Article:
Last month, a beet farmer in the Republic uprooted a bronze-decorated artefact. The well-preserved clay and anonymous farmer photographed the golden treasure then sent the images to archaeologists at the Silesian Region Museum in Opava, a city in the Moravian-Silesian Region.
The thin, loose sheet of gold is estimated to have been created about 2,500 years ago.
The appearance of the bronze coins before the gold artifice. ( Muzeum Bruntál )
Fictional Supernatural Concepts in Mind
Dr Jiří Juchelka is an Opava archaeologist who leads the archaeological collection of the Silesian Regional Museum. The researcher told Radio Prague International (RPI) that the gold standard was “51 centimeters (20 inches) long” and was found in “near perfect condition” with inclusions of silver, copper and iron. Musologus said it was “decorated with raised concentric circles and topped with rose-shaped loops at the end.”
According to Live Science, museum curator Tereza Alex Kilnar said that while no one can be sure, the golden artifact was most likely “the front of a leather belt.” But this is no ordinary belt or belt, because archaeologists believe it was constructed with cosmological/supernatural ideas in mind.
3,500 years old and still shining
Dr. Kilnar now preserves and examines the belt in the Bruntál Museum. According to the moss site, this is a contributory organization of the Moravian-Silesian Region that manages the large cultural heritage sites located in northern Moravia – Bruntál Chateau, Sovinec Castle and the Scythe Maker’s House in Karlovice in Silesia.
Without testing the gold and relying solely on the style of workmanship, Kilnar suspects the gold belts to the gold buckle to be around the middle to late Bronze Age, which means the piece was made around the 14th century BC. At this time, small communities of farmers inhabited wooden houses and had not yet established the major agricultural settlements that would occur in the following centuries.
Researchers believe that the gold buckle dates back to approximately the middle to late Bronze Age. ( Muzeum Bruntál )
Putting a face to the discovery
Earlier this year, a team of Czech archaeologists published a portrait of a Bronze Age woman that was reconstructed after DNA analysis. A woman was exhumed from a grave in Mikulovice, in eastern Bohemia. According to a report in Expat.cz, she had “fair skin, brown hair, wide brown eyes, a prominent chin, and a petite figure,” and she died at about 35 years old.
It is said that “one of the richest” [Bronze Age burials] was ever found in Europe, “it was a woman from the nêtice culture, and it was found with copper and gold ornaments, a rare necklace of enamel.” This group of early farmers lived in Central Europe from about 2300 to 1600 BC, and were contemporaneous with the cultures that made up the Bronze Age and the Golden Belt.
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It is impossible to determine exactly which group made the gold buckle, because at that time (2000 BC to 1200 BC), Central Europe was a rich fusion of different cultures. Smaller communities began to come together and create a network of crafts through which livestock and crops such as wheat and barley were exchanged.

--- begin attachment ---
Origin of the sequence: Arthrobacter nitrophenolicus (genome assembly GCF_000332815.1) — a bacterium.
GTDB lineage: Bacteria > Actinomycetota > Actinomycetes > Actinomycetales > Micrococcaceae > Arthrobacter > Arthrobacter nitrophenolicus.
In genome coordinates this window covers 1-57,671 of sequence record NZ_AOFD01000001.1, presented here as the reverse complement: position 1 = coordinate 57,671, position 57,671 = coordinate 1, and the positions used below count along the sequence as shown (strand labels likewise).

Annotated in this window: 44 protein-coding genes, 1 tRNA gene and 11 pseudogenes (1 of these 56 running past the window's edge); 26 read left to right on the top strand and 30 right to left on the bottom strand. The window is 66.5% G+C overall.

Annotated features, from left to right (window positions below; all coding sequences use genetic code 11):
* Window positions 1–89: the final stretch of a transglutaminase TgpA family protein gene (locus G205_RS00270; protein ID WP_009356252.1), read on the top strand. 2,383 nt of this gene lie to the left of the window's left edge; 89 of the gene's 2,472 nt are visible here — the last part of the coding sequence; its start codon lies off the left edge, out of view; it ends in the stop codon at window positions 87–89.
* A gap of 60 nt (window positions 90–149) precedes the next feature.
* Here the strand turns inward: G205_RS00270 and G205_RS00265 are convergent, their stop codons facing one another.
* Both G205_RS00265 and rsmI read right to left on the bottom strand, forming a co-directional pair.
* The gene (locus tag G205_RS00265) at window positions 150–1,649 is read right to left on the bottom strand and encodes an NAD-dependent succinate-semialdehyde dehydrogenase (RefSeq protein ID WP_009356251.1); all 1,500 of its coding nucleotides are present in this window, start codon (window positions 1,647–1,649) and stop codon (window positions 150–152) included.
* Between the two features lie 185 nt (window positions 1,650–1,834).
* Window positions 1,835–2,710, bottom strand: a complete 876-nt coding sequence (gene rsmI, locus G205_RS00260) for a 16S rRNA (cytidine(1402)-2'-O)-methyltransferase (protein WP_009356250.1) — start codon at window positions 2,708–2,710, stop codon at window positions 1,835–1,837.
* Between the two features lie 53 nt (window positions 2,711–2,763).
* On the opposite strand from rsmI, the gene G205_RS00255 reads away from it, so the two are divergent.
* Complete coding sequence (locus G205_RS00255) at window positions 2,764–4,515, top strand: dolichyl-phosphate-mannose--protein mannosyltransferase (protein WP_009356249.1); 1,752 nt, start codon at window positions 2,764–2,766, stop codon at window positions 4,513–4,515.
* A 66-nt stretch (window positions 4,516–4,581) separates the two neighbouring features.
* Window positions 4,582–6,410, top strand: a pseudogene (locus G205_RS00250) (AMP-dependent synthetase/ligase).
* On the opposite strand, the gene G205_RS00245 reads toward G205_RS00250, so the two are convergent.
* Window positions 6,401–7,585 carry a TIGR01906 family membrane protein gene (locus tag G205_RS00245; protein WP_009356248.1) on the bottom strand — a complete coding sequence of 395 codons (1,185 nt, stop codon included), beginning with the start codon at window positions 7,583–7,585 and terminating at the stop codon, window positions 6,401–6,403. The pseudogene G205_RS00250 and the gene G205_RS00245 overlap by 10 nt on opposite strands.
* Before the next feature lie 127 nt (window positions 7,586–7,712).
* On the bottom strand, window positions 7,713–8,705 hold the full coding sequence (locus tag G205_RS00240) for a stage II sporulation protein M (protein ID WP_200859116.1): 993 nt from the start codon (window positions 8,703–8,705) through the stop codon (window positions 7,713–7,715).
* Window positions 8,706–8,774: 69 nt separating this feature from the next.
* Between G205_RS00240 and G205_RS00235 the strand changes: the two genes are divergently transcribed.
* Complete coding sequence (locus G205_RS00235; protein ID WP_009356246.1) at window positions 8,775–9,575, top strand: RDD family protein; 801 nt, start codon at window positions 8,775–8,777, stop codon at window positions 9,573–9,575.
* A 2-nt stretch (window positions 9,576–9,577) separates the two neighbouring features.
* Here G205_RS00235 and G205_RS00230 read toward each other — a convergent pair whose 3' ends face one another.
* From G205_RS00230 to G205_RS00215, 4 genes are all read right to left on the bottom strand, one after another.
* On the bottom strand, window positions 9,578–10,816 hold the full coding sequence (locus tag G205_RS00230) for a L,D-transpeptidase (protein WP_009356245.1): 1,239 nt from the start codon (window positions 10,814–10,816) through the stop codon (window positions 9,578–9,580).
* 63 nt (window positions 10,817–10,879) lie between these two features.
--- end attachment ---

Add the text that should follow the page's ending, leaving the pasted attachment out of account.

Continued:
This period saw new social divisions emerging. The people who ruled the lands around the emerging trading centers represented the origins of social societies. At the time, silver and gold became the hallmarks of the economic order and Kilnar told the RPI that gold was likely to be an item in “a high-status society, because things of such value were rarely produced at such a time.”
Catherine Frieman is a Professor at the Australian National University specializing in Bronze Age European metallurgy. He nodded, and RPI said that the owner of the golden belt buckle “is someone of high standing, whether social or spiritual.”
The gold item probably belonged to someone in “a high place in society, because things of such value were rarely produced at the time.” ( Muzeum Bruntál )
Cosmology is woven into the Golden Age
Living Science reports that during the Bronze Age, gold objects and gold hoards were commonly buried “in special, isolated locations, suggesting a kind of gift exchange between the cultural elite and the supernatural.” Frieman told LiveScience that gold inscriptions on objects with circular motifs are often associated with the “Cosmological Age believed to focus on solar cycles.”
In 2013, Dr. Joachim Goldhahn at the University of Western Australia’s paper “Rethinking cosmology in the Bronze Age using a northern European perspective.” This researcher determined that the cosmology of the Bronze Age was based on “pragmatic ritual practices that are constantly repeated and recreated at specific times and occasions.”
Thus, the golden belt most likely represents the annual cycle of the sun. However, it could be more centered on a repeated ritual, and performed at specific “times and occasions” in the year, for example, perhaps symbolically marking the stages of the sun’s cycle, such as the equinoxes and solstices.
Top Image: A Bronze Age gold artifact found in a beet field in the Czech Republic. Source: Muzeum Bruntál
By Ashley Cowie